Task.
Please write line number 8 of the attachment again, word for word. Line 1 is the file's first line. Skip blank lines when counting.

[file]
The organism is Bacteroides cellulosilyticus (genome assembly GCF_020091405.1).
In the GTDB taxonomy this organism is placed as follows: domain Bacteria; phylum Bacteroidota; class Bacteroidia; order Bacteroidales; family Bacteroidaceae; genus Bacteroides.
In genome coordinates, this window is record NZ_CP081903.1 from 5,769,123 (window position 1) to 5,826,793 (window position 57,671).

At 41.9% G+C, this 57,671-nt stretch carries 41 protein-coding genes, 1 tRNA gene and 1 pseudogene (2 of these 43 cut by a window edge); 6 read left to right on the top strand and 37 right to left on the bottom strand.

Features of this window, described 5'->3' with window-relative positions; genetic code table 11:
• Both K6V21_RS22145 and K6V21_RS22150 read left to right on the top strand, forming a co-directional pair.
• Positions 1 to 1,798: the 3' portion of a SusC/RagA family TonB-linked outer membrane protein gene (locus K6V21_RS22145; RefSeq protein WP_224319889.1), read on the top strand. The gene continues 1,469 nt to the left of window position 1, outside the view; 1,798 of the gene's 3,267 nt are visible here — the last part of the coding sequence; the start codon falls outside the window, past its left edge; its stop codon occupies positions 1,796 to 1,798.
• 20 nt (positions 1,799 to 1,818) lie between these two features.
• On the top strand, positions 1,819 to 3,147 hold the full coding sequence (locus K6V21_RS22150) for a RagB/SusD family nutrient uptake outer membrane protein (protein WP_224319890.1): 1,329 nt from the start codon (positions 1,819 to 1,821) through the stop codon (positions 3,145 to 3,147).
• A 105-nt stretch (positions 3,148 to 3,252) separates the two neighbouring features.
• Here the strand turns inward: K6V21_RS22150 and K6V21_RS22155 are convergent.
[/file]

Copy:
• 20 nt (positions 1,799 to 1,818) lie between these two features.